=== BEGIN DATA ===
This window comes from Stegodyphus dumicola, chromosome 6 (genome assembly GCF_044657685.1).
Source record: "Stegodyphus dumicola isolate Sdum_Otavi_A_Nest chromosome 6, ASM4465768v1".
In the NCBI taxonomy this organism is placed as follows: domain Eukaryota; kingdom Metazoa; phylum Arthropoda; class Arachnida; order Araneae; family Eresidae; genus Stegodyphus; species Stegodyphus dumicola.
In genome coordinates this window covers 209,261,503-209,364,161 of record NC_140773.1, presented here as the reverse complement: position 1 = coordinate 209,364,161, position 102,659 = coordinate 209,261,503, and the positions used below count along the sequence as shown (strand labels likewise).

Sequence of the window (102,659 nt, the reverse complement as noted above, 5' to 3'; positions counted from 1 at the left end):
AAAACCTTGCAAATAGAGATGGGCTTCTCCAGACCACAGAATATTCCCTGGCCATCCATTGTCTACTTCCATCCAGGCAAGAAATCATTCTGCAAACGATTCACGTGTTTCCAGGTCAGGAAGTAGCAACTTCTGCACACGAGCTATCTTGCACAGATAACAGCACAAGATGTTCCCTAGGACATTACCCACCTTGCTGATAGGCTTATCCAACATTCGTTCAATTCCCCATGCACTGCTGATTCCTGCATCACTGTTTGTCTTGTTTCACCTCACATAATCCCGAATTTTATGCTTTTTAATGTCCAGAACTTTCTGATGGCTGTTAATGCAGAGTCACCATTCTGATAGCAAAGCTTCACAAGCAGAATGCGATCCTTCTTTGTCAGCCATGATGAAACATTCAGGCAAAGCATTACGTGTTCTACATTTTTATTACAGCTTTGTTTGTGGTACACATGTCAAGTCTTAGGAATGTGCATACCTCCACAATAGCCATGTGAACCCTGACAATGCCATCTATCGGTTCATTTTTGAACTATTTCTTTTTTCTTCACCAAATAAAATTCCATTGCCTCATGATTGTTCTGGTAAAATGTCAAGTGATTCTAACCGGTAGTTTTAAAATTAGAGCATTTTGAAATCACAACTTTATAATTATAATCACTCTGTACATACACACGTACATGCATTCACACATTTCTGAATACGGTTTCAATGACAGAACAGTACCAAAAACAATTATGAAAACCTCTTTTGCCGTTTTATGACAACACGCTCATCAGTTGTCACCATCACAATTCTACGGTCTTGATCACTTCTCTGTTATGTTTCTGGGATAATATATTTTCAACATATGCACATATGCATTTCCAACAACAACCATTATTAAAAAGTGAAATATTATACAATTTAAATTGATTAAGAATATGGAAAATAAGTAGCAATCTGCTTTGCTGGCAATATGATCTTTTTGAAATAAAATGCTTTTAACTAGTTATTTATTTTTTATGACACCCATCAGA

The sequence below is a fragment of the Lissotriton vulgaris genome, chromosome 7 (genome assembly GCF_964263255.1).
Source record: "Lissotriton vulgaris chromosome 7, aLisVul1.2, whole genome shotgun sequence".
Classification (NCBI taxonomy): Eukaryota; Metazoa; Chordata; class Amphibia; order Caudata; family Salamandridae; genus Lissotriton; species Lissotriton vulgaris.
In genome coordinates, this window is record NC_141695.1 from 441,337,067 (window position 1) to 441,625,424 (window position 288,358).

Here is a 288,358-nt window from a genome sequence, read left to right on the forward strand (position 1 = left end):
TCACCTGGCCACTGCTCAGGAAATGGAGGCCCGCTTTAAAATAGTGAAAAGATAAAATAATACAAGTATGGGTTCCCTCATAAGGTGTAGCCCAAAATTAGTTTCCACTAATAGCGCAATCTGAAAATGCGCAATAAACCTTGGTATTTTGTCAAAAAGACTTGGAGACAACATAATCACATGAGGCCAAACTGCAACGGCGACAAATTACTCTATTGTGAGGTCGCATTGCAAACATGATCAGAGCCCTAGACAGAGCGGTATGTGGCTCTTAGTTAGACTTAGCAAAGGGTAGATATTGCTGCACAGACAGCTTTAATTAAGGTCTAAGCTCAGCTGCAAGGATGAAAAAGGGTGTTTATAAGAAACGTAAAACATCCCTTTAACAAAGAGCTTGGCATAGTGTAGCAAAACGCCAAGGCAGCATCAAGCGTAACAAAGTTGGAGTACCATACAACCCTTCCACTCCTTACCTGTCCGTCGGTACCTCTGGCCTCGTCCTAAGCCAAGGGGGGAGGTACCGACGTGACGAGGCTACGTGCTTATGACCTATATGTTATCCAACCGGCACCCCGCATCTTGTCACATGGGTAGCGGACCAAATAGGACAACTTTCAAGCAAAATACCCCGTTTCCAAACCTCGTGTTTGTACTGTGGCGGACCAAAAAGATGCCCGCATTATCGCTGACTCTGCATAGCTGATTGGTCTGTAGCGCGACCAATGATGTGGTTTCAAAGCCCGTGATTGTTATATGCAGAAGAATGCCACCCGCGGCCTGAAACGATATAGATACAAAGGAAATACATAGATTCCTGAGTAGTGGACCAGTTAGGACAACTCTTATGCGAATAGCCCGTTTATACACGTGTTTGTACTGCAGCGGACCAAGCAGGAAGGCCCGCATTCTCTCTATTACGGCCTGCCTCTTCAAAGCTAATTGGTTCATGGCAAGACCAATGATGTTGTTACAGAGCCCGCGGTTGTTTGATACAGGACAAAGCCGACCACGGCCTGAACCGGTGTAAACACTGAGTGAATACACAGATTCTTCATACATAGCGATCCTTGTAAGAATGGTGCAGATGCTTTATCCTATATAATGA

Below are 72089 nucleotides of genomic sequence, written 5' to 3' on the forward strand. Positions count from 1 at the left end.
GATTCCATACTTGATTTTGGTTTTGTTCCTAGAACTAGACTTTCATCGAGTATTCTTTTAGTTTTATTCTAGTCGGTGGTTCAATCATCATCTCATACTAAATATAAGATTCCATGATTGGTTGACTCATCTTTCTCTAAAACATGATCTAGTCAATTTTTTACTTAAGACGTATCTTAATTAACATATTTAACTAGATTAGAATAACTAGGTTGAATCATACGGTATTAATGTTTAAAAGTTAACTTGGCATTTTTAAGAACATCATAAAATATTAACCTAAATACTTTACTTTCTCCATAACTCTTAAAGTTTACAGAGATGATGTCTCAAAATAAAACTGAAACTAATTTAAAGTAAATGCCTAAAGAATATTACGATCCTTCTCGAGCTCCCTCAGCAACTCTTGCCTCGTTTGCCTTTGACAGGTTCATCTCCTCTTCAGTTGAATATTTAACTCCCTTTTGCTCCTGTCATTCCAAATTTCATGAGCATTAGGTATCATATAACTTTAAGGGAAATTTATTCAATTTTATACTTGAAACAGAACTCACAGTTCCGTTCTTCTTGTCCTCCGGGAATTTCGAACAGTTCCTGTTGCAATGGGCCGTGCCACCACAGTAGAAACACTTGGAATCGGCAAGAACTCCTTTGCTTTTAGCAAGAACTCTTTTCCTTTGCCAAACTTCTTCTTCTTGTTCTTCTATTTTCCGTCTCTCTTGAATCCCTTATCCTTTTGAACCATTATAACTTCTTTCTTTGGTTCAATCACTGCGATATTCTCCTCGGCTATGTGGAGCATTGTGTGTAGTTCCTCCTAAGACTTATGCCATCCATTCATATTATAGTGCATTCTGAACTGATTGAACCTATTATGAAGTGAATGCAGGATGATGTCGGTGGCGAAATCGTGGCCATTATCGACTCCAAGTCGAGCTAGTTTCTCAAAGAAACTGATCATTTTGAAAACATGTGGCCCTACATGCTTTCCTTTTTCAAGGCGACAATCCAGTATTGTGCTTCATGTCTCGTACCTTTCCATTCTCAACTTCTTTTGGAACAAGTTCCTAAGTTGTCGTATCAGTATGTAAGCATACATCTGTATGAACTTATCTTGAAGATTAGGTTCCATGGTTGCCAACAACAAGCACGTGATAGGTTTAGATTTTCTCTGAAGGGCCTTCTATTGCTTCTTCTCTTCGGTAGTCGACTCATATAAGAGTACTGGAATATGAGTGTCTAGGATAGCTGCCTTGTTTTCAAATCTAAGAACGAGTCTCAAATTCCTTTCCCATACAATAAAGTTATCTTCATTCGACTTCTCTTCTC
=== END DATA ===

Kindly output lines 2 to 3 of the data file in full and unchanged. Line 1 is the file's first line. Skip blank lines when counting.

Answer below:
Source record: "Stegodyphus dumicola isolate Sdum_Otavi_A_Nest chromosome 6, ASM4465768v1".
In the NCBI taxonomy this organism is placed as follows: domain Eukaryota; kingdom Metazoa; phylum Arthropoda; class Arachnida; order Araneae; family Eresidae; genus Stegodyphus; species Stegodyphus dumicola.